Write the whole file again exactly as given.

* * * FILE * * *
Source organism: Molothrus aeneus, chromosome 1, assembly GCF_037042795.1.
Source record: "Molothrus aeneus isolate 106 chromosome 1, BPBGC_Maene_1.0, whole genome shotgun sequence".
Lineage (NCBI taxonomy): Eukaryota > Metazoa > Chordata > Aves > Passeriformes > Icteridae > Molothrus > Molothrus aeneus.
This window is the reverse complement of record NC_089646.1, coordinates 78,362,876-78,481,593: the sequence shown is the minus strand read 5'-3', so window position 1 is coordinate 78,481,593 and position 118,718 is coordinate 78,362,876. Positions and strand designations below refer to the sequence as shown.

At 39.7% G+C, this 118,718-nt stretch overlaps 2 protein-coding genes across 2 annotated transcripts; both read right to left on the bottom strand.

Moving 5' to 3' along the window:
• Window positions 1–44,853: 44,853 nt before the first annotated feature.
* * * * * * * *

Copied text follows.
Source organism: Molothrus aeneus, chromosome 1, assembly GCF_037042795.1.
Source record: "Molothrus aeneus isolate 106 chromosome 1, BPBGC_Maene_1.0, whole genome shotgun sequence".
Lineage (NCBI taxonomy): Eukaryota > Metazoa > Chordata > Aves > Passeriformes > Icteridae > Molothrus > Molothrus aeneus.
This window is the reverse complement of record NC_089646.1, coordinates 78,362,876-78,481,593: the sequence shown is the minus strand read 5'-3', so window position 1 is coordinate 78,481,593 and position 118,718 is coordinate 78,362,876. Positions and strand designations below refer to the sequence as shown.

At 39.7% G+C, this 118,718-nt stretch overlaps 2 protein-coding genes across 2 annotated transcripts; both read right to left on the bottom strand.

Moving 5' to 3' along the window:
• Window positions 1–44,853: 44,853 nt before the first annotated feature.